The expiry of the statute of limitations will not remove an account from your credit record. If the statute of limitations has expired or will expire soon there’s a good chance that the seven-year period of appearance on your credit record is also nearly up.
If the statute of limitations is nearly up your best bet might be to just wait it out.
3. Stop Calls from Enhanced Recovery Company NOW
Before Nov. 20, 2021, you could get as many as 15 calls per day from a debt collector, according to a Consumer Credit Card Market Report.
That’s way too many.
That has changed. Regulation F places strict limits on collection calls.
- A debt collector cannot call you more than seven times within seven consecutive days.
- If a debt collector speaks to you on the phone they must wait seven days before calling again.
Debt collectors can now contact you by email and text message as well, but you can tell them how they are permitted to contact you and when.
You can stop all communication from a debt collector.
Follow these simple steps to stop the calls.
- Write a “stop contact” or “cease” letter telling them to stop contacting you.
- Make a copy for yourself and mail the original to ERC.
- To prove you sent the letter, send it by certified mail with “return receipt requested.”
Make sure you follow these exact steps.
If you do, the National Consumer Law Center states, “the collector can only acknowledge the letter and notify you about legal steps the collector may take.”
When you stop the phone calls, you get some breathing room. Remember that you still owe the debt, and the collector can take legal action.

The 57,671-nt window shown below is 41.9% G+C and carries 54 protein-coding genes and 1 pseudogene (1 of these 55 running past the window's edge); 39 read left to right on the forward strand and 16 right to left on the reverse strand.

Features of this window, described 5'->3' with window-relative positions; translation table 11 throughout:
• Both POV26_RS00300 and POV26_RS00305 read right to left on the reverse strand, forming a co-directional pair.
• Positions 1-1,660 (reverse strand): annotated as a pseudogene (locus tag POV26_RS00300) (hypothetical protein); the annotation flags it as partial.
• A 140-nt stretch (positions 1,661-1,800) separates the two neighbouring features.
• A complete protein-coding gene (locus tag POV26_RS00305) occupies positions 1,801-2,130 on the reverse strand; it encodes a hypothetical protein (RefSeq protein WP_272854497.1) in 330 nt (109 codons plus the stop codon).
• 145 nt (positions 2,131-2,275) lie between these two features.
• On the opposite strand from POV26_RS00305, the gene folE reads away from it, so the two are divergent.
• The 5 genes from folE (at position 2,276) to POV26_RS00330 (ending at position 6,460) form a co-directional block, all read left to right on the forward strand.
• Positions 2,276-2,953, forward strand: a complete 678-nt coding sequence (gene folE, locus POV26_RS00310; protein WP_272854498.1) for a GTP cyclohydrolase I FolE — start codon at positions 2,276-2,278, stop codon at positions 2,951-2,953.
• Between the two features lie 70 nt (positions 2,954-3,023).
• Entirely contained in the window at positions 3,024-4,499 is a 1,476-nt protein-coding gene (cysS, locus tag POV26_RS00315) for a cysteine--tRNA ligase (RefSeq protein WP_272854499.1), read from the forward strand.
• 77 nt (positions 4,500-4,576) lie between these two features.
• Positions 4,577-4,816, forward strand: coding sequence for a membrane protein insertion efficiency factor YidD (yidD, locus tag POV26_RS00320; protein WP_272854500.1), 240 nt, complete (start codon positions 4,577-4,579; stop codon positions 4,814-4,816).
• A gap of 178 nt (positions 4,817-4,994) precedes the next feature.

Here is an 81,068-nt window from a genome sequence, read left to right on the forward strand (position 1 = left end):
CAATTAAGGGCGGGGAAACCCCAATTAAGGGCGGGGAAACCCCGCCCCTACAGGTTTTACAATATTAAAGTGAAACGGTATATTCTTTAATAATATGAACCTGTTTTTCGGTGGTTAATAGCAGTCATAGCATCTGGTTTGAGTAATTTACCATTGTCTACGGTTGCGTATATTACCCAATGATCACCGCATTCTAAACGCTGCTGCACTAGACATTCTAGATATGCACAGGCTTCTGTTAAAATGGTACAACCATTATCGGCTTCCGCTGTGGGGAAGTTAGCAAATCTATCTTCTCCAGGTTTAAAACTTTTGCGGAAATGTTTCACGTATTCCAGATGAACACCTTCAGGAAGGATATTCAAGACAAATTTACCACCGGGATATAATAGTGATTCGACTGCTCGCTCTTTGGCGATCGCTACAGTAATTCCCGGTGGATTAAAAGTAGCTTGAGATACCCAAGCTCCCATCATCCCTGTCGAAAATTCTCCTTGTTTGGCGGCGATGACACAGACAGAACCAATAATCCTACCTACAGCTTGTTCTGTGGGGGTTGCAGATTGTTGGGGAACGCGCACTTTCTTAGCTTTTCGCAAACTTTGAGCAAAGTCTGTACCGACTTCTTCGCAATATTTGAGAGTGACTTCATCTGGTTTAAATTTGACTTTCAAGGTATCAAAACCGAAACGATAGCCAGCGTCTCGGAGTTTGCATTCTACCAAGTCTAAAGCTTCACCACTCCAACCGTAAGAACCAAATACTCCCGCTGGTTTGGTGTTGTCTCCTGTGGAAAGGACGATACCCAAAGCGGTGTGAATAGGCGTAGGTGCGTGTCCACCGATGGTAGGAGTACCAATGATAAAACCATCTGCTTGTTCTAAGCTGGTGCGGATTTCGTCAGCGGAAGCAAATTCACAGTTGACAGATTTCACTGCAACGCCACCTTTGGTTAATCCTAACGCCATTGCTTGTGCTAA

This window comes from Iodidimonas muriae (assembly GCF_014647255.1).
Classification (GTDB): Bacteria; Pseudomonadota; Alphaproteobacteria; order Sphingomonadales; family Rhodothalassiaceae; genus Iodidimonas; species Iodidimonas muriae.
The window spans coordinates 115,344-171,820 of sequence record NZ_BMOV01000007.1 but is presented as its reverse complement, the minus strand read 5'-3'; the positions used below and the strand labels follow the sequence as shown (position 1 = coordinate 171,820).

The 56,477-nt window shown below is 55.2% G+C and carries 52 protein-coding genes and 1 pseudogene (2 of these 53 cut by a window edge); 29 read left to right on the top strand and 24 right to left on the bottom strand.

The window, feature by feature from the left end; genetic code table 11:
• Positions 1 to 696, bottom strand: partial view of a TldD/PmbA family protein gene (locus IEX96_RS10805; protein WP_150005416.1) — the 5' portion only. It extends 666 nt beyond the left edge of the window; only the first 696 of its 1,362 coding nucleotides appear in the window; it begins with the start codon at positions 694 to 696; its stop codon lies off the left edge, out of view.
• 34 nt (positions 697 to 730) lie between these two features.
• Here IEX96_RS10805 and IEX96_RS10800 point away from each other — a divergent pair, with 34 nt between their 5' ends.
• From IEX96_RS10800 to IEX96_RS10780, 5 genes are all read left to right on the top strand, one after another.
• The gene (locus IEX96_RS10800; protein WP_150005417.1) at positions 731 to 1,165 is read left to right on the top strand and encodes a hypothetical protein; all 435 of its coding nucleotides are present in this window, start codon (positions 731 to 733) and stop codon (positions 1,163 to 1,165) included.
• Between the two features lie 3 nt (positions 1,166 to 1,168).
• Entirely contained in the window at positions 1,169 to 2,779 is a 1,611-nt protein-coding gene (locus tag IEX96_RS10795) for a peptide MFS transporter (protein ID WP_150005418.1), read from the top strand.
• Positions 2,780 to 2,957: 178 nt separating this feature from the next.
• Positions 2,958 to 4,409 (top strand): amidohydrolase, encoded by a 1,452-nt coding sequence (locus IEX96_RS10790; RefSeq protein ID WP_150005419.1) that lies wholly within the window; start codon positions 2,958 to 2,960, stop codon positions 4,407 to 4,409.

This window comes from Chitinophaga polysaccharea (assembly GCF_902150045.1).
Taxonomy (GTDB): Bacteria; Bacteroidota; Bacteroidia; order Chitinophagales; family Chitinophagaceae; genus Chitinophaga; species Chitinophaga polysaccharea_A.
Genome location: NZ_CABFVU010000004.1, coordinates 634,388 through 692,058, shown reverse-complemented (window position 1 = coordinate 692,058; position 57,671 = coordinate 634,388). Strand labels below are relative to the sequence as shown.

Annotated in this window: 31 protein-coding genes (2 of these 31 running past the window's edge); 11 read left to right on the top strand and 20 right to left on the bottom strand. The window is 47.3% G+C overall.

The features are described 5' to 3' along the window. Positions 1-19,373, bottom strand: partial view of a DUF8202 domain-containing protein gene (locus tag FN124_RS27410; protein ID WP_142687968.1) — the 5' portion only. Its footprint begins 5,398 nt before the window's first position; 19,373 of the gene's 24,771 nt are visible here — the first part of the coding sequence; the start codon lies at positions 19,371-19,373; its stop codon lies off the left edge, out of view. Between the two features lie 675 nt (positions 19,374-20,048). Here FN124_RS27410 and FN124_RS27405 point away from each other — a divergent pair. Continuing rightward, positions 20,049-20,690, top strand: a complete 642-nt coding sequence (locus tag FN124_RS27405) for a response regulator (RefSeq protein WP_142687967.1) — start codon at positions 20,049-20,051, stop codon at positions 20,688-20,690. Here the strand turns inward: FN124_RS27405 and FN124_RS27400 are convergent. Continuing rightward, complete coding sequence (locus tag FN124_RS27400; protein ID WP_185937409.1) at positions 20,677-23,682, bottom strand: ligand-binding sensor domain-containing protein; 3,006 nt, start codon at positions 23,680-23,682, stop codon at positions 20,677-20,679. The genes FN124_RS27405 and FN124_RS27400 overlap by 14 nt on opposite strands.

Then you can tackle the next step.
4. Contest the Debt With the Credit Bureaus
If you believe that you do not owe the debt or that the collection agency has failed to validate the debt, you can file a dispute with the credit bureaus. You will need to dispute the account separately with each credit bureau.
Credit Reporting Bureau Mailing Addresses
|P.O. Box 740256 Atlanta, GA 30374-0256||P.O. Box 9701 Allen, TX 75013||P.O. Box 2000 Chester, PA 19016-2000|
You can also dispute it online:
The credit bureau must investigate and verify your debt. If they cannot, they must remove it from your credit record.
Remember that even if the debt is removed from your credit record, the collection agency can still pursue collection efforts.
And a word of advice: Only contact them in writing and send everything by registered mail.
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5. Settle With A Pay For Delete Agreement
While occasionally the collection debt isn’t yours, most of the time, it is. If that’s the case, a settlement is one way to resolve the situation.
Remember that debt collectors pay, on average, 4 cents for every dollar of debt that they buy. That gives you room to negotiate. A collector can accept less than you owe and still make a profit.